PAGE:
Welcome to Jon Keys… wait, Ben? He’s here to talk about Jon’s newest story, “Showstring”, in the Rode Hard anthology. Cowboys in love? Oh yeah!
Hi Tali, thanks for letting me visit! This is Ben. Surprise! I’m taking over the blog hop from Jon. I’m having so much fun that I told Jon I’d handle it. He was cool with that. I’ll be staying on top of things and tell his readers about some stuff I’d know, but Jon wouldn’t. He thought that would work.
Showstring is about how Jayden and I met. It’s coming out as part of the Rode Hard anthology from Torquere Press. It’s about hot cowboys, like me. ( Yes, I’m really modest. LOL) But there’s also a lot of drama from the crap Jayden went through. Since Jayden told the story to Jon, I thought I’d fill in a little on my side and explain about showing cattle.
I thought some of you might be interested in what it takes to get a bull the size of Norman so he’d let you lead him around like a puppy. I show Angus, which are raised for beef. You know, those certified Angus steaks. Anyway, you’d think it would be easier to teach them when they’re little guys. But the calves stay with their mother until they’re weaned, so they weigh five or six-hundred pounds by then. You’re not going to just flip a halter on their heads at that point and pull them around. So it takes time.
First, getting them use to having a halter on takes awhile. If you’ve ever watched them show beef cattle, you might have noticed it’s a pretty simple leather halter with a chain that runs under their chin. It’s a nice looking setup, but not what you teach one of them to lead in. We start out with a nice soft cotton halter, because they are not going to like it. Not because it hurts, just because it’s different.
So first we tie them to a strong fence so they can get use to the halter, but can’t hurt themselves. You work with getting them comfortable with people too. So you spend time brushing and talking to them until they get comfortable. They find out I’m the one who brings them food, water and treats. Norman has a weakness for treats.
Once they’re calm about being around me. We start taking little walks around the pen. The first one is to their feed bucket. Think about training a six hundred pound puppy, and you get the idea. The more treats, the better. So, from there it just takes patience and soon they will cooperate. Things go wrong sometimes, but you’ll have to read the story to find out more.
~ Ben ~
Jayden Laine has spent his life in the city, dreaming of cowboys and cattle ranches. He looks forward to each fall when his life is exchanged for his dreams when the state fair opens.
This year when he steps into the barns he’s greeted by the sights he’s come to see, and one additional sight of Ben Ramos fighting to move a two-thousand pound bull that’s decided he doesn’t want to move. What happens next starts a juggernaut of emotions in Jayden that turn his world upside down. Now all he has to do is reevaluate his entire life and decide who to believe. And he has only a few days to do it.
Excerpt from Showstring.
Stepping into the barns from the bright sunshine, I paused for a moment to let my eyes adjust. The earthy scent of cattle merged with the sweet odor of hay and the sharp bite of pine shavings to play across my senses while I waited. I lost myself in this world each fall during the state fair. It always took a little sneaking around so my father didn’t know how I was spending my time. If he figured out my desire for cowboys hadn’t changed, he’d send me off for treatment again, or worse. But this was my time to dream I was normal, to pretend I didn’t know I was damaged.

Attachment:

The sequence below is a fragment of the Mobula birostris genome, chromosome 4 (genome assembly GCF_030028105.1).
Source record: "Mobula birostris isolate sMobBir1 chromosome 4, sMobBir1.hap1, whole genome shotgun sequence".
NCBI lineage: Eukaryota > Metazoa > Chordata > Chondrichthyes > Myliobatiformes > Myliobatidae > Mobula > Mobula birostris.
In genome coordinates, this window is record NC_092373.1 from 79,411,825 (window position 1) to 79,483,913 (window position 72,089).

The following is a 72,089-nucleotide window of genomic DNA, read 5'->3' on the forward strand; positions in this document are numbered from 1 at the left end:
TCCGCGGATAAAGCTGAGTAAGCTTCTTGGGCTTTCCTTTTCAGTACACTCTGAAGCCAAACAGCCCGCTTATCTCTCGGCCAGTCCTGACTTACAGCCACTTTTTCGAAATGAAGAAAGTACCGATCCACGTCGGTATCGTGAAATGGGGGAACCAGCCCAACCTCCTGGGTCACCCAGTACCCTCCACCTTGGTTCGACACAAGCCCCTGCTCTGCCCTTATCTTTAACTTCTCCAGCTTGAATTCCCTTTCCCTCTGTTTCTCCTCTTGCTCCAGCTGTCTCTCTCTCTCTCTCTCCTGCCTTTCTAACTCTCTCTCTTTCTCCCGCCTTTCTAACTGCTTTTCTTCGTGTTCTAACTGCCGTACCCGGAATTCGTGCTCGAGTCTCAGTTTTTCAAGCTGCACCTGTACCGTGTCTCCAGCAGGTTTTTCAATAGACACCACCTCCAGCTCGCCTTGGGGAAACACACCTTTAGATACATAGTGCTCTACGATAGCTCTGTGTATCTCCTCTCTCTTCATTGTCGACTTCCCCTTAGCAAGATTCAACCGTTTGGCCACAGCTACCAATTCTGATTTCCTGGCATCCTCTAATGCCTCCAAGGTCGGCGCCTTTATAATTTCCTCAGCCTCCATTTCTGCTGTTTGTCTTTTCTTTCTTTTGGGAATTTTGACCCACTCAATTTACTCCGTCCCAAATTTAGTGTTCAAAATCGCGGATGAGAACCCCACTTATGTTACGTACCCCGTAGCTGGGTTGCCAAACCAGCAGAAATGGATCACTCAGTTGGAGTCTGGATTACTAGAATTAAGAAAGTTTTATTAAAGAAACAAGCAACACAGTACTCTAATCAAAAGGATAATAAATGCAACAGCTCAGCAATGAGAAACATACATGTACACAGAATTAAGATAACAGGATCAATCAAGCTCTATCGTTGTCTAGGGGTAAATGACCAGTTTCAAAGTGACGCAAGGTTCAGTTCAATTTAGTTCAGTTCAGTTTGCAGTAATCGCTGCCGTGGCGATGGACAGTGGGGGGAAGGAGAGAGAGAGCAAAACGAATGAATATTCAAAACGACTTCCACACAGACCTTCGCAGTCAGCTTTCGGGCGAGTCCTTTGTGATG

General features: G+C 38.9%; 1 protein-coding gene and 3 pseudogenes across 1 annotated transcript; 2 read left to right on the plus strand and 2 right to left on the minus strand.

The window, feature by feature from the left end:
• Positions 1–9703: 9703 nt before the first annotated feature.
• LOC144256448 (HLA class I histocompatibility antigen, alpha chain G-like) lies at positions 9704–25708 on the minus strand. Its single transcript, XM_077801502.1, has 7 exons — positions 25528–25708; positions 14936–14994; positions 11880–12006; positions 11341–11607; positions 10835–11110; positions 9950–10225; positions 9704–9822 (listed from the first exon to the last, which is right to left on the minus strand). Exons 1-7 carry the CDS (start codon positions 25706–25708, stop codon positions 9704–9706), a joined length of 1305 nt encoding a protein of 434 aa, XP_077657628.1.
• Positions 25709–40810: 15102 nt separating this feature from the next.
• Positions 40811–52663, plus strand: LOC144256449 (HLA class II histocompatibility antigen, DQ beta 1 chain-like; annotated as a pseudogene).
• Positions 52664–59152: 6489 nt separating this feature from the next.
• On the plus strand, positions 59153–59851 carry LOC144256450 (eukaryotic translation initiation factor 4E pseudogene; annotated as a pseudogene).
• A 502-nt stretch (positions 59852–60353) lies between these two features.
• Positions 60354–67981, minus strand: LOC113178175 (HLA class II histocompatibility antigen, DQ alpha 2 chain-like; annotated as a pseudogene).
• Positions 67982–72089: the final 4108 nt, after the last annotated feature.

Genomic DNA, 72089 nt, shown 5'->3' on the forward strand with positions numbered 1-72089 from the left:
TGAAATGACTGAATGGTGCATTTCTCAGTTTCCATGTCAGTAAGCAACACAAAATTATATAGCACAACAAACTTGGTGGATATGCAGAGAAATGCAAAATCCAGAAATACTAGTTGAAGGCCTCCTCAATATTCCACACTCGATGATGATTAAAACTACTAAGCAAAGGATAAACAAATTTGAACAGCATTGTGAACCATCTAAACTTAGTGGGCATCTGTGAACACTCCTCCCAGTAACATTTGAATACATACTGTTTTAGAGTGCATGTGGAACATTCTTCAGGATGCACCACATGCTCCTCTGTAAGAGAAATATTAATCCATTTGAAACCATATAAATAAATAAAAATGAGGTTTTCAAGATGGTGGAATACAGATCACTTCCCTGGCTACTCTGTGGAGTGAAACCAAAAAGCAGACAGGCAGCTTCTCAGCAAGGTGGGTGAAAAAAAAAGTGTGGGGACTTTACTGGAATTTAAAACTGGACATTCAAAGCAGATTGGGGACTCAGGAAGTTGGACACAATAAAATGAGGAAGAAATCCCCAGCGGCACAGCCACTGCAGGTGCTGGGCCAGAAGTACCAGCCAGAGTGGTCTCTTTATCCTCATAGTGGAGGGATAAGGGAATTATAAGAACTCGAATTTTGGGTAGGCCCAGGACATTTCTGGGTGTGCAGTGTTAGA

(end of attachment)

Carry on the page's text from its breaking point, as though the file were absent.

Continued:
Locking my guilt away, I moved down the aisle, determined to allow myself a few moments of peace. The neat rows of cattle lying contentedly on immaculately groomed beds of wood chips revived the world I lost myself in each time I could. While forming an important part of my fantasy life, the cattle intimidated me. They were huge, but I still dreamed of working with them.
“Sorry, excuse me.”
Startled I glanced up to find myself in the way of a guy who looked only a few years older than me, leading a massive black animal. Scrambling out of the, the heat of my clumsy embarrassment burned across my face. “Sorry. I wasn’t paying attention.”
The tanned cowboy gave me a bright smile. “If it wasn’t for old fat ass Norman here, it wouldn’t be a problem. But he doesn’t like to be led. So taking him out is a chore.”
He planted his worn boots against the walkway and heaved at the lead rope. The animal took one slow step and stopped again. Exasperation filled the guy’s face. “Holy crap! I’d so make you into hamburger if you weren’t the best bull we’ve had in a while.”
Jon Keys’ earliest memories revolve around books; with the first ones he can recall reading himself being “The Warlord of Mars” and anything with Tarzan. (The local library wasn’t particularly up to date.) But as puberty set in he started sneaking his mother’s romance magazines and added the world of romance and erotica to his mix of science fiction, fantasy, and comic books.
A voracious reader for almost half a century, Jon has only recently begun creating his own flights of fiction for the entertainment of others. Born in the Southwest and now living in the Midwest, Jon has worked as a ranch hand, teacher, computer tech, roughneck, designer, retail clerk, welder, artist, and, yes, pool boy; with interests ranging from kayaking and hunting to painting and cooking, he draws from a wide range of life experiences to create written works that draw the reader in and wrap them in a good story.